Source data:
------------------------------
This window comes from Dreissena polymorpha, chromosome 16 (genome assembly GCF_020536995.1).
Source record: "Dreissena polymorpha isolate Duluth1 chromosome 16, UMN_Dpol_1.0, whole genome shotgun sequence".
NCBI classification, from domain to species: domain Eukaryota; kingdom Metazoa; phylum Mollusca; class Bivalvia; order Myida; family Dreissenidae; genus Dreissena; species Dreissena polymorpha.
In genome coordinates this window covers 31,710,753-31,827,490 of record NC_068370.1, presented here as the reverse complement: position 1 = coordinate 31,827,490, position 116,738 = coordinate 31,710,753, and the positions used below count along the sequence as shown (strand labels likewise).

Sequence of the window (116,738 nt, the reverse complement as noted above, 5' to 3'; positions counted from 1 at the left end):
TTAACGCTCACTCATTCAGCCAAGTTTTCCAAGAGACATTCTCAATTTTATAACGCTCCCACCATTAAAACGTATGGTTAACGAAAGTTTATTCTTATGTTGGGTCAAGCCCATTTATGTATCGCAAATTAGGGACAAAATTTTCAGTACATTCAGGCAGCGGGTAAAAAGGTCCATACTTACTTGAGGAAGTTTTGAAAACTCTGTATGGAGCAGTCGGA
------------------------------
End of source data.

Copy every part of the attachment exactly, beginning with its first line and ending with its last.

This window comes from Dreissena polymorpha, chromosome 16 (genome assembly GCF_020536995.1).
Source record: "Dreissena polymorpha isolate Duluth1 chromosome 16, UMN_Dpol_1.0, whole genome shotgun sequence".
NCBI classification, from domain to species: domain Eukaryota; kingdom Metazoa; phylum Mollusca; class Bivalvia; order Myida; family Dreissenidae; genus Dreissena; species Dreissena polymorpha.
In genome coordinates this window covers 31,710,753-31,827,490 of record NC_068370.1, presented here as the reverse complement: position 1 = coordinate 31,827,490, position 116,738 = coordinate 31,710,753, and the positions used below count along the sequence as shown (strand labels likewise).

Sequence of the window (116,738 nt, the reverse complement as noted above, 5' to 3'; positions counted from 1 at the left end):
TTAACGCTCACTCATTCAGCCAAGTTTTCCAAGAGACATTCTCAATTTTATAACGCTCCCACCATTAAAACGTATGGTTAACGAAAGTTTATTCTTATGTTGGGTCAAGCCCATTTATGTATCGCAAATTAGGGACAAAATTTTCAGTACATTCAGGCAGCGGGTAAAAAGGTCCATACTTACTTGAGGAAGTTTTGAAAACTCTGTATGGAGCAGTCGGA